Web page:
Dr. BENNETT. Mr. Chairman.

Mr. DADDARIO. Before we continue, I would like to welcome to the committee a new member, Congressman James Symington, who is here for the first time, which means the committee has been somewhat enlarged, by one member on each side of the aisle. We are happy to have

Mr. SYMINGTON. Thank you.

Dr. BENNETT. Mr. Chairman and members of the subcommittee, it is a pleasure and a privilege to appear before you again. My admiration and gratitude for your interest in national science policy and


for your many actions to support the quality and to assure the effectiveness of the Federal effort in science and technology are a part of the record of past hearings. They are expressed in the most complimentary language and fulsome phraseology that I dared to use and still retain some degree of credibility. All of my testimony before you, until today, was given in my former official capacity as a member of the Executive Office of the President during the last administration, and was--and I think rightly-constrained by that administration's executive policies. Here at the beginning of my first statement before you as a private citizen, then, I wish to say that the compliments that I have paid in the past to the work of this subcommittee coincide with my personal opinions. My prior praise and thanks were, indeed, something more than the mere parroting of an official consensus, agreed upon at midnight meetings somewhere within the dim recesses of that fortress of administration policymaking, the Executive Office Building, I can present only one piece of tangible evidence in support of this declaration. Were it not for my high opinion of your committee's panel on science and technology last January when Dr. Lee DuBridge resigned to assume a position which places him under constraints similar to but, I hope and trust, not identical with those which I have now cast off. In short, I can now tell it like it is, or rather, tell it like I think it is.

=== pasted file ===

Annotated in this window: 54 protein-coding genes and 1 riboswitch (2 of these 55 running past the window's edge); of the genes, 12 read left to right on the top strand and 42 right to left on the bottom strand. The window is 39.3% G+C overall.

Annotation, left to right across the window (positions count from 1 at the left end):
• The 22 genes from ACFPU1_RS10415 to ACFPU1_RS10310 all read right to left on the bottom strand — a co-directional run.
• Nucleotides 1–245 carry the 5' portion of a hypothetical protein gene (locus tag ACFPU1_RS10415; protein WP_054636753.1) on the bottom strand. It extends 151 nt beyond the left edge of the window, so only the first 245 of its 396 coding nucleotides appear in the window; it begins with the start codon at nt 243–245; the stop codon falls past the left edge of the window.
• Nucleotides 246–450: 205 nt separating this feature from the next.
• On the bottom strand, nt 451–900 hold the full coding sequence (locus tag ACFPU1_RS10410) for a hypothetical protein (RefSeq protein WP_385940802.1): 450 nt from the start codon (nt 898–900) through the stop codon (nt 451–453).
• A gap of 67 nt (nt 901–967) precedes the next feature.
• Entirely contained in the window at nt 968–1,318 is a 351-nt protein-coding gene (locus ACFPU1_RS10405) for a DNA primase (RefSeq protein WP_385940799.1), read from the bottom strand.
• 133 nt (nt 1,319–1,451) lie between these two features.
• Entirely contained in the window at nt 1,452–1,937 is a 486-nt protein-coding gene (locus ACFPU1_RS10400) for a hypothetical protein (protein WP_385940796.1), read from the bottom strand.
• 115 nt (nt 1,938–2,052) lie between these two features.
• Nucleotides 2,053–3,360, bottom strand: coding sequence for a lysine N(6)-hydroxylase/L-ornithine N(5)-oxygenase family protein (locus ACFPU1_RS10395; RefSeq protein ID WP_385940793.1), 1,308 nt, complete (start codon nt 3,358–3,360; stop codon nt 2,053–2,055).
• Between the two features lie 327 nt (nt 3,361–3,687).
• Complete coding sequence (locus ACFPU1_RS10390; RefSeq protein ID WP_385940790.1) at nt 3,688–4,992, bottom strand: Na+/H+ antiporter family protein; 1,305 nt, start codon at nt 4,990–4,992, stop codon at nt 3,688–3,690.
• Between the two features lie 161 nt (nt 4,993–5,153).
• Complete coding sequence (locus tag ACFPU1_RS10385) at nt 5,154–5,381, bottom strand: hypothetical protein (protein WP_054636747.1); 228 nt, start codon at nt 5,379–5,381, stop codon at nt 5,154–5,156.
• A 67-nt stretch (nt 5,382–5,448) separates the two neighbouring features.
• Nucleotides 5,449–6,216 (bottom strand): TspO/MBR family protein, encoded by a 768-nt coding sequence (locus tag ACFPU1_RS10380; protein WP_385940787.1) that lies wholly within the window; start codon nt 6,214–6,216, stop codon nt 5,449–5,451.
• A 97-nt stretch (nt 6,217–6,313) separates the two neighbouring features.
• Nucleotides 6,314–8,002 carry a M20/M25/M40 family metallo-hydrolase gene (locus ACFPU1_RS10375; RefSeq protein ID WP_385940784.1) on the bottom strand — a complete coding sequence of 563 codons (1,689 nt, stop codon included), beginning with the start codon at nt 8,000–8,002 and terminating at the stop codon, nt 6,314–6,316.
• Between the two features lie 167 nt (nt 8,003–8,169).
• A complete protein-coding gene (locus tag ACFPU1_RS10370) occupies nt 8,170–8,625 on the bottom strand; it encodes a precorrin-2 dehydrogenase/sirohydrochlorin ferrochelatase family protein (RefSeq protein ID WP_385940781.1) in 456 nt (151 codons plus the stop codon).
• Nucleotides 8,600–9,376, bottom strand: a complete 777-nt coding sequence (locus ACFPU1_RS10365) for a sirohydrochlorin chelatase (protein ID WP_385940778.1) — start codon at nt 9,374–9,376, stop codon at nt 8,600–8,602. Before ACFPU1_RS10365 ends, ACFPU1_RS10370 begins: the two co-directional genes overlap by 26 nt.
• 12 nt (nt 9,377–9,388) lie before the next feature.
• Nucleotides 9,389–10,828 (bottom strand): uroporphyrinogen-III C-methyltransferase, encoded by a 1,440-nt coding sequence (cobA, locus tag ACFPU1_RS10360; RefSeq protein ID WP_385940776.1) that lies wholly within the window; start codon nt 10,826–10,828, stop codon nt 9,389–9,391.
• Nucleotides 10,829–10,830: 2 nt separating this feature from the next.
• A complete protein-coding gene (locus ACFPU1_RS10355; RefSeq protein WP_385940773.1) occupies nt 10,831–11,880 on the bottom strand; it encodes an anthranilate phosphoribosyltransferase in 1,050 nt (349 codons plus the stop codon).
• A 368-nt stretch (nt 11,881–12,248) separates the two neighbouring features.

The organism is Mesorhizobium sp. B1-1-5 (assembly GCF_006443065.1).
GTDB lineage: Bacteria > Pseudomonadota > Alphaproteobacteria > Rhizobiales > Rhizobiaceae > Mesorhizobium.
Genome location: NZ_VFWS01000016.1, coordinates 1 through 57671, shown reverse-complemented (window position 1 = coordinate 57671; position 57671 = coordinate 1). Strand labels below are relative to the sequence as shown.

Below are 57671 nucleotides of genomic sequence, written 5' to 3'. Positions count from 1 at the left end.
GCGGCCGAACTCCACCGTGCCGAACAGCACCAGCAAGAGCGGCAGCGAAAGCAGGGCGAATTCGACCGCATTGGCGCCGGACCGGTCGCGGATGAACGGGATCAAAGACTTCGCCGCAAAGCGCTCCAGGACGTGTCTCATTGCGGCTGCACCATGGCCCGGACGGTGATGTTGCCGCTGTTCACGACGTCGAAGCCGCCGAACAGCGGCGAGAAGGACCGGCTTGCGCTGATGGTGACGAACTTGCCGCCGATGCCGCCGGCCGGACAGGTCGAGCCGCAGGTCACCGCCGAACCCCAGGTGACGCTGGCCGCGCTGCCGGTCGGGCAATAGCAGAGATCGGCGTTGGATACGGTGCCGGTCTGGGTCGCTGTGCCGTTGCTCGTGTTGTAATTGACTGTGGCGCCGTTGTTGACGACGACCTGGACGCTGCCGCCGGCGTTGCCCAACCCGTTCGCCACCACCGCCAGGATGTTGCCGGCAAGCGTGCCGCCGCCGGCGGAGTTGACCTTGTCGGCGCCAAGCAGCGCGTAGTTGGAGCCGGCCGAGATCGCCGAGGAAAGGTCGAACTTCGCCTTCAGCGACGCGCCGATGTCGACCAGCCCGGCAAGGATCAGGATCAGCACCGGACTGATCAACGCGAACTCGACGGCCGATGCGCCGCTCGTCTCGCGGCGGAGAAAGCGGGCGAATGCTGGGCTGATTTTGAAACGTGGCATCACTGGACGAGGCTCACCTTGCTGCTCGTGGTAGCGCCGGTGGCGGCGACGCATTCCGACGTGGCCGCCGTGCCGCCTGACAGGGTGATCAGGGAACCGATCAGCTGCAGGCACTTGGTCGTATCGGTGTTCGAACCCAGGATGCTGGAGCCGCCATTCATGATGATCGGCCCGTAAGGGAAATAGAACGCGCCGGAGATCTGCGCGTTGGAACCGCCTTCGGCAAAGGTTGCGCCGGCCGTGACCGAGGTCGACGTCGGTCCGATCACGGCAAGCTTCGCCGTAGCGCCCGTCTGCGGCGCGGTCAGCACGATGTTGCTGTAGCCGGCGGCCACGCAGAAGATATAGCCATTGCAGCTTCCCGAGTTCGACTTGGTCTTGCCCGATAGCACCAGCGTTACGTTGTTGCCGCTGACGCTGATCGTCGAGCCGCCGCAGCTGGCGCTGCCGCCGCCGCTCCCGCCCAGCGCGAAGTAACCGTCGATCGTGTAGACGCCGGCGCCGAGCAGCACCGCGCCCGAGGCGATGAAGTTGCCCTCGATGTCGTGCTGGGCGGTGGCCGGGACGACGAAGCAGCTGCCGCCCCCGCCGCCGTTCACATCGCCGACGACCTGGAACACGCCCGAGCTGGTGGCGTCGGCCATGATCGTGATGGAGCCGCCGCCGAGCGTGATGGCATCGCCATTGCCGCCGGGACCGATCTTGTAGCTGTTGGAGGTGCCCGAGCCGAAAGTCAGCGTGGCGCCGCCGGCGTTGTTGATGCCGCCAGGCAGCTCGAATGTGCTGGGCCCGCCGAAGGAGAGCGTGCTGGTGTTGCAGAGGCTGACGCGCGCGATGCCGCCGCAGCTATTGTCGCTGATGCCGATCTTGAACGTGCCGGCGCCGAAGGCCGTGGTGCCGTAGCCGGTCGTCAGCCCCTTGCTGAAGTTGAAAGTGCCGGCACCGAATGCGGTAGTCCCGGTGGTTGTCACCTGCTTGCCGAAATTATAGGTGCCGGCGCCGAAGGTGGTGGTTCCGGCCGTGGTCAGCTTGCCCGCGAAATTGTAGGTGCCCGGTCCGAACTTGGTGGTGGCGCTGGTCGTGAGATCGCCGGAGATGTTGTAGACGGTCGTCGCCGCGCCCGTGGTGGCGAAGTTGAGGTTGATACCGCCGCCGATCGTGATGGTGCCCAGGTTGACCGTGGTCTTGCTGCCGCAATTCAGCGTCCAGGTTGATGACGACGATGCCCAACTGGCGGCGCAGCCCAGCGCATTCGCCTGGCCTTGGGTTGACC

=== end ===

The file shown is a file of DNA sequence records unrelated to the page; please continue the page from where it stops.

There is a neurological disorder known as psychomotor epilepsy in which the victim, rather than suffering from periodic, generalized convulsions such as occur in the better known form of epilepsy, so-called grand mal, is subject to fleeting aberrations of mentation. A particular type of psychomotor epilepsy is characterized by episodes during which new objects or persons may seem strangely familiar. This is referred to in medical jargon as the déjà entendu phenomenon, the feeling that something one has just heard has been heard at some other time, or as the déjà vu phenomenon, the mental impression of having just seen something which has been seen before. I mention these clinical phenomena not simply to remind you of my biomedical background, but because they best characterize my initial reaction to the news that the subcommittee was planning to hold hearings on the subject of “Cenalization of Federal Science Activities."

The subject of centralizing Federal science has been discussed and debated, off and on, privately and publically, for a surprisingly long time. Shortly before my former boss, Dr. Donald Hornig, ended his tenure as Science Adviser to President Johnson, he referred to the recurrent "peaking of public concern about the state of American science” which has led to suggestions for centralization as well as evolutionary steps in that direction at intervals of 5 or 6 years since World War II. This began with Vannevar Bush's landmark report, Science: “The Endless Frontier” in 1945 which along with the so-called Steelman report, “Science and Public Policy,” in 1947, finally led to the establishment of the National Science Foundation in 1950. The Korean war stimulated the establishment of the Science Advisory Committee in the Office of Defense Mobilization in 1951, then the challenge of sputnik in 1957 led to the elevation of the committee to the White House as PSAC and the appointment of Dr. James Killian to advise President Eisenhower in 1957, and then after another review